Antitumor and immunotherapeutic effects of activated invasive T lymphoma cells that display short-term interleukin 1alpha expression. (1/796)

Expression of cytokines in malignant cells represents a novel approach for therapeutic treatment of tumors. Previously, we demonstrated the immunostimulatory effectiveness of interleukin 1alpha (IL-1alpha) gene transfer in experimental fibrosarcoma tumors. Here, we report the antitumor and immunotherapeutic effects of short-term expression of IL-1alpha by malignant T lymphoma cells. Activation in culture of T lymphoma cells with lipopolysaccharide-stimulated macrophages induces the expression of IL-1alpha. The short-term expression of IL-1alpha persists in the malignant T cells for a few days (approximately 3-6 days) after termination of the in vitro activation procedure and, thus, has the potential to stimulate antitumor immune responses in vivo. As an experimental tumor model, we used the RO1 invasive T lymphoma cell line. Upon i.v. inoculation, these cells invade the vertebral column and compress the spinal cord, resulting in hind leg paralysis and death of the mice. Activated RO1 cells, induced to express IL-1alpha in a short-term manner, manifested reduced tumorigenicity: approximately 75% of the mice injected with activated RO1 cells remained tumor free. IL-1 was shown to be essential for the eradication of activated T lymphoma cells because injection of activated RO1 cells together with IL-1-specific inhibitors, i.e., the IL-1 receptor antagonist or the M 20 IL-1 inhibitor, reversed reduced tumorigenicity patterns and led to progressive tumor growth and death of the mice. Furthermore, activated RO1 cells could serve as a treatment by intervening in the growth of violent RO1 cells after tumor take. Thus, when activated RO1 cells were injected 6 or 9 days after the inoculation of violent cells, mortality was significantly reduced. IL-1alpha, in its unique membrane-associated form, in addition to its cytosolic and secreted forms, may represent a focused adjuvant for potentiating antitumor immune responses at low levels of expression, below those that are toxic to the host. Further assessment of the immunotherapeutic potential of short-term expression of IL-1alpha in activated tumor cells may allow its improved application in the treatment of malignancies.  (+info)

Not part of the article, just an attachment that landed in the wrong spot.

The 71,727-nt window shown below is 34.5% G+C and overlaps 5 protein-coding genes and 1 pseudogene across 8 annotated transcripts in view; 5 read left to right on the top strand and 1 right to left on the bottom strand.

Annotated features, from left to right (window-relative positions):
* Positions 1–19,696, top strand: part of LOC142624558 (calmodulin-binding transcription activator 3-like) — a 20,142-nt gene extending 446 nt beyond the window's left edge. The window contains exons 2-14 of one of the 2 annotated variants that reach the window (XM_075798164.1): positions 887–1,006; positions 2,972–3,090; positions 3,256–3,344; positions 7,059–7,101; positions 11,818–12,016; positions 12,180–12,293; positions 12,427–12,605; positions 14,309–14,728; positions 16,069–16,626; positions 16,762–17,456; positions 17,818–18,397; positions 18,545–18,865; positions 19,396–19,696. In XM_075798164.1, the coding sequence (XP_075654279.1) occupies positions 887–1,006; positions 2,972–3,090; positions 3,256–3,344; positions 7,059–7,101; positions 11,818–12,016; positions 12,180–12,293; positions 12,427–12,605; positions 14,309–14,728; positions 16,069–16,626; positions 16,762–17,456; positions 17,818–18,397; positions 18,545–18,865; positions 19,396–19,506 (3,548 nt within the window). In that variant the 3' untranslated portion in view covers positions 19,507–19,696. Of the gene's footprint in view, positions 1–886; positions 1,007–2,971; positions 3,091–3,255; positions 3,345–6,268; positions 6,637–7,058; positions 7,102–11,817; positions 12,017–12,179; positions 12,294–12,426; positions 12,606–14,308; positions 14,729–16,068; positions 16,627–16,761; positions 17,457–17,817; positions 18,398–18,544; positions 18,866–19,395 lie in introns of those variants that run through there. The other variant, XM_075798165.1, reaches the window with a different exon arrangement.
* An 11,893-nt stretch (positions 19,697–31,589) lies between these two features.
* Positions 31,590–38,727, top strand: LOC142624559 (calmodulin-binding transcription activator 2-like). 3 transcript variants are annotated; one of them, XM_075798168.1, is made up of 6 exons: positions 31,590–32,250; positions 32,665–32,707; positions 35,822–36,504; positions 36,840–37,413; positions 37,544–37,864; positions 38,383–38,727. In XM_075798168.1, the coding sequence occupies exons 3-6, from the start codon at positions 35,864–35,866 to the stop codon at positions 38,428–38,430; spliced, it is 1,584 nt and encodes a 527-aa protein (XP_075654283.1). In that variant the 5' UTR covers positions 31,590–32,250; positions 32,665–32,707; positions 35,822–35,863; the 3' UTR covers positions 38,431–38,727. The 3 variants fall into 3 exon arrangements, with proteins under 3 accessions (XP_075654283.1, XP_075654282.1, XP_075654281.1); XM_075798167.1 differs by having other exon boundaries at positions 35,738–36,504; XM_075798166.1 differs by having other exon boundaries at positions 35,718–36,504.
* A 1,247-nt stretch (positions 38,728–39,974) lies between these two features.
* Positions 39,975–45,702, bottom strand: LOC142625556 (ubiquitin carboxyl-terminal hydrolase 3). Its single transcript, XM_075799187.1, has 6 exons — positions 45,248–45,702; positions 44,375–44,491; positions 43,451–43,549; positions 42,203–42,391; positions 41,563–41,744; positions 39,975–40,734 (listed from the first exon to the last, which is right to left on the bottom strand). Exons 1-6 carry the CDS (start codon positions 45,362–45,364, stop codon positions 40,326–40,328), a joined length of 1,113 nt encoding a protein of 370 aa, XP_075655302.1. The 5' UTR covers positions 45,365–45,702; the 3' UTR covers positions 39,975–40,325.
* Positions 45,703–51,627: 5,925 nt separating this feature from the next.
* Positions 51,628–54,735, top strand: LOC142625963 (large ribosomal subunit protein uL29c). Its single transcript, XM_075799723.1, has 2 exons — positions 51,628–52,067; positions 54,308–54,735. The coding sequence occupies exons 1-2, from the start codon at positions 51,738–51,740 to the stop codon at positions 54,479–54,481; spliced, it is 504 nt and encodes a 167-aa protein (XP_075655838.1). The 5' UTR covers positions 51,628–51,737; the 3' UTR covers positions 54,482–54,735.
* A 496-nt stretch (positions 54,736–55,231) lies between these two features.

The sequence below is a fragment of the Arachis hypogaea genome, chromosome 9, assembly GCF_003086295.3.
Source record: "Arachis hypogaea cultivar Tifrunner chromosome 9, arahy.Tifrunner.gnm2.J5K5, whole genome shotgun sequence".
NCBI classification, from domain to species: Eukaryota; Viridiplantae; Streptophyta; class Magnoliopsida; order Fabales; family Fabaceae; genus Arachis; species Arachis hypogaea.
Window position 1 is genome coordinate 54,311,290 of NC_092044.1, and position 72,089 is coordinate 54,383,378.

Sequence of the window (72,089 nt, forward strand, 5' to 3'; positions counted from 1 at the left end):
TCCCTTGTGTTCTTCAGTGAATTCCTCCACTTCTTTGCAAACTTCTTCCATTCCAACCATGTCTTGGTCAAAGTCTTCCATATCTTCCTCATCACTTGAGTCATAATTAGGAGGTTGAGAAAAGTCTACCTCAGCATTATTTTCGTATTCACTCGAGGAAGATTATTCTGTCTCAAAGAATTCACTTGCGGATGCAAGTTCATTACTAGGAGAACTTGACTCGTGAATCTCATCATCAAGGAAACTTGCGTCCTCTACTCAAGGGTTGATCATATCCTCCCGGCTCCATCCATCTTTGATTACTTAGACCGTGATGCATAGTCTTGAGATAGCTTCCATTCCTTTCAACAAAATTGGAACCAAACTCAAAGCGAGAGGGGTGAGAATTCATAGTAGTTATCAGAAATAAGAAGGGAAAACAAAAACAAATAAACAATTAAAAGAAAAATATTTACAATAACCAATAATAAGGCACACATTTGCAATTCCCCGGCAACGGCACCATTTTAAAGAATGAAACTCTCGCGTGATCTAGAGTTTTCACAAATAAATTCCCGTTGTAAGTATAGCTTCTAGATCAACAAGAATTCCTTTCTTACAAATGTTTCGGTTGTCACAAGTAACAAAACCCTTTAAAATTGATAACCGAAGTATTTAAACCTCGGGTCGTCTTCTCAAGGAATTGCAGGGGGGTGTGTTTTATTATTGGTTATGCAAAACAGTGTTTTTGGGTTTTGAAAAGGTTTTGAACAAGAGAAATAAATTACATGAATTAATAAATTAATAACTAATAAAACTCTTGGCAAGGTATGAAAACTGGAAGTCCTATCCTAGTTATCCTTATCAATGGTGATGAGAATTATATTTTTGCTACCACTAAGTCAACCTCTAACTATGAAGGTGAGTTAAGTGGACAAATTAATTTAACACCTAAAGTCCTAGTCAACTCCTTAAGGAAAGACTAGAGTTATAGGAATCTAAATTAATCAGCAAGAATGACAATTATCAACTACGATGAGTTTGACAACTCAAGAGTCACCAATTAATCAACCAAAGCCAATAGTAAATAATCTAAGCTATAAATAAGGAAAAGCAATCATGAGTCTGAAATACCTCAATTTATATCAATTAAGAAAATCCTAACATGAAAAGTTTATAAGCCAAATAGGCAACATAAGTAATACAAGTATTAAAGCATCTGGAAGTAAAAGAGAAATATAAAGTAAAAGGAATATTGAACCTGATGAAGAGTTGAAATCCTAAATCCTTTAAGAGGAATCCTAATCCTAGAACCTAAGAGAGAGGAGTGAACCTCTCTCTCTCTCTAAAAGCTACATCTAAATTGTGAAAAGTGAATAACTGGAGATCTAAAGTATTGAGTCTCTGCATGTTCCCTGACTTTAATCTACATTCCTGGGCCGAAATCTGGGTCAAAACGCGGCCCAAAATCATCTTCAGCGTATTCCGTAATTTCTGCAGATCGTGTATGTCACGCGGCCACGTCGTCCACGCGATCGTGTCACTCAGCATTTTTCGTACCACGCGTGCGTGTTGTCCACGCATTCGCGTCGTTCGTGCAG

Cervical epidural lipoblastomatosis: changing MR appearance after chemotherapy. (2/796)

Lipoblastomatosis is a locally infiltrative tumor of embryonic fat. We describe the MR appearance of cervical lipoblastomatosis with epidural extension. The initial MR study showed features of a soft-tissue mass; a subsequent MR examination, performed after chemotherapy, depicted the lesion as a typical lipoma of high signal intensity on T1-weighted images and of intermediate signal on T2-weighted sequences.  (+info)

Treatment strategies and results in spinal vascular malformations. (3/796)